AUSTRALIA – After more than a decade of active service, three of them as captain of her brigade in Farringdon, Ms Noakes stepped down in frustration with the RFS bureaucracy.
“You weren’t allowed to just go and put out a fire,” she said. “You always had to wait for approval. So, as you waited, the fire just escalated.”
Instead, Ms Noakes joined the “mosquito army”, a network of community-based firefighting teams, that went on to play a vital role in firefighting efforts during the 2019-2020 bushfires around Braidwood in the NSW Southern Tablelands.
With their own firefighting gear and radios, local knowledge and experience, the “mozzies” worked in close partnership with their local brigades when RFS resources were stretched beyond their limit across the state.
‘Plenty of cooperation’
For Mongarlowe RFS captain Paul Bott, the “mozzie” phenomenon is not entirely new.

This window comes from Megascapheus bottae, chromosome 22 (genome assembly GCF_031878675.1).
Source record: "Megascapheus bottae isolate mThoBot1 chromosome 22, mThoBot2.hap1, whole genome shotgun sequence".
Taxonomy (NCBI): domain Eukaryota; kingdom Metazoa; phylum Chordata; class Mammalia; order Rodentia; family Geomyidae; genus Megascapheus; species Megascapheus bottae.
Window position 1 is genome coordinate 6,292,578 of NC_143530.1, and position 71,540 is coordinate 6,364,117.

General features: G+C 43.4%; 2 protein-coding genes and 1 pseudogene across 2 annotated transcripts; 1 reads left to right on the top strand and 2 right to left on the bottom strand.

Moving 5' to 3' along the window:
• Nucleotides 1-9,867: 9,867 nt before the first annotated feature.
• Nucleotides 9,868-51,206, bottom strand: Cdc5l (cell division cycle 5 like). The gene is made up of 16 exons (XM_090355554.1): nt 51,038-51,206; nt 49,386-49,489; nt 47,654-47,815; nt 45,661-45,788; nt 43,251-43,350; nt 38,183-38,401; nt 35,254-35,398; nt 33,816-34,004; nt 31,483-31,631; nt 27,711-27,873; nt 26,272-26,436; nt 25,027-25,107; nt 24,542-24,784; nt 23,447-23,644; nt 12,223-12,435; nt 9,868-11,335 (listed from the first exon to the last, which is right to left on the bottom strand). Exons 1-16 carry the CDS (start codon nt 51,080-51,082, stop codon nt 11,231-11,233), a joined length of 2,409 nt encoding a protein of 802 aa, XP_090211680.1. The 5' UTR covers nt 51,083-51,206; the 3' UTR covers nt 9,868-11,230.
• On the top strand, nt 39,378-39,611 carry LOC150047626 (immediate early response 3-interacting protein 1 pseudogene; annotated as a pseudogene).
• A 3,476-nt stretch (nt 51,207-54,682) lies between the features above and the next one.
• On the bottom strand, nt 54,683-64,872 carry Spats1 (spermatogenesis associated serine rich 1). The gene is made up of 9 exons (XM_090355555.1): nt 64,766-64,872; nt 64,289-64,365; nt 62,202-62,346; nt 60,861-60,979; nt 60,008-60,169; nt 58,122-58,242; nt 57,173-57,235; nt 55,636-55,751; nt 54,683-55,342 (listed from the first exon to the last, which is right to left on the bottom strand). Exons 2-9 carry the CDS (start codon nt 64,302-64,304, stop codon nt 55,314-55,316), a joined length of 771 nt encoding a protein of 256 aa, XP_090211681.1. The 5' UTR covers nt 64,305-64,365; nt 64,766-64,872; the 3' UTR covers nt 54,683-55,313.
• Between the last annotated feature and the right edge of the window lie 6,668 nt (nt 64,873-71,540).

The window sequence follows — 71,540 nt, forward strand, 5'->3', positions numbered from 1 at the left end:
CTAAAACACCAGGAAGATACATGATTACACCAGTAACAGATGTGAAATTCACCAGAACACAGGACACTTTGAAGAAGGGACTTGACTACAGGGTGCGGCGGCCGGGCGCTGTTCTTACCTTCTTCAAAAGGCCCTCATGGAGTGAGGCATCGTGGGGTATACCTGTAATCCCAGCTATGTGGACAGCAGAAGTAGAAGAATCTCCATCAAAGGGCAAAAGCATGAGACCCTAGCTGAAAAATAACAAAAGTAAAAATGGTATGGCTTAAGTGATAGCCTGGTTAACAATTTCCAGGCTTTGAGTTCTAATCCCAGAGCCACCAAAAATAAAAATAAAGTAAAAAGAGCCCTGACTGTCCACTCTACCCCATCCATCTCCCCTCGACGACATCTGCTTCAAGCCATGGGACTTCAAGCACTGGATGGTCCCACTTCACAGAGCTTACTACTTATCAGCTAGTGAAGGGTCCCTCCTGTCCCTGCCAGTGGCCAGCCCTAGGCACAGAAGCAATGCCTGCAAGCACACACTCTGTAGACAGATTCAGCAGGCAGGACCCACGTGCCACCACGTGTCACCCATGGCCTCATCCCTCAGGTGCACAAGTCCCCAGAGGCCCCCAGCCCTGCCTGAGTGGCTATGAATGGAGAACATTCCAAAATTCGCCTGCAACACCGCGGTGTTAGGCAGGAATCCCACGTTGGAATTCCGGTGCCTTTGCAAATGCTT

He has always maintained a strong relationship with Southern Tablelands farmers who left the brigade due to frustrations about new rules, training and accreditation requirements when the RFS was established in 1997.
And he knew he could rely on them when “shit hit the fan”.
Since the Black Summer bushfires, some members of the Mongarlowe “mozzies'” have signed up with his brigade and, despite some initial resistance, the RFS now recognises the crucial contribution of “mozzies” to the firefighting effort.
In September last year, the RFS established a working group focused on integrating “farm fire units” into firefighting operations to ensure better coordination of RFS crews and independent firefighters.
But the question remains — how to manage the risks of working with unregulated firefighting units.
‘Brigades are suffering’
Over the border in north-east Victoria, morale is low in the Walwa Country Fire Authority (CFA) brigade, and membership is dwindling.
“I think we still have members of our brigade who are suffering, who are still very raw in their mind,” David Hanna, who stepped down as captain of the brigade after the Black Summer fires, said.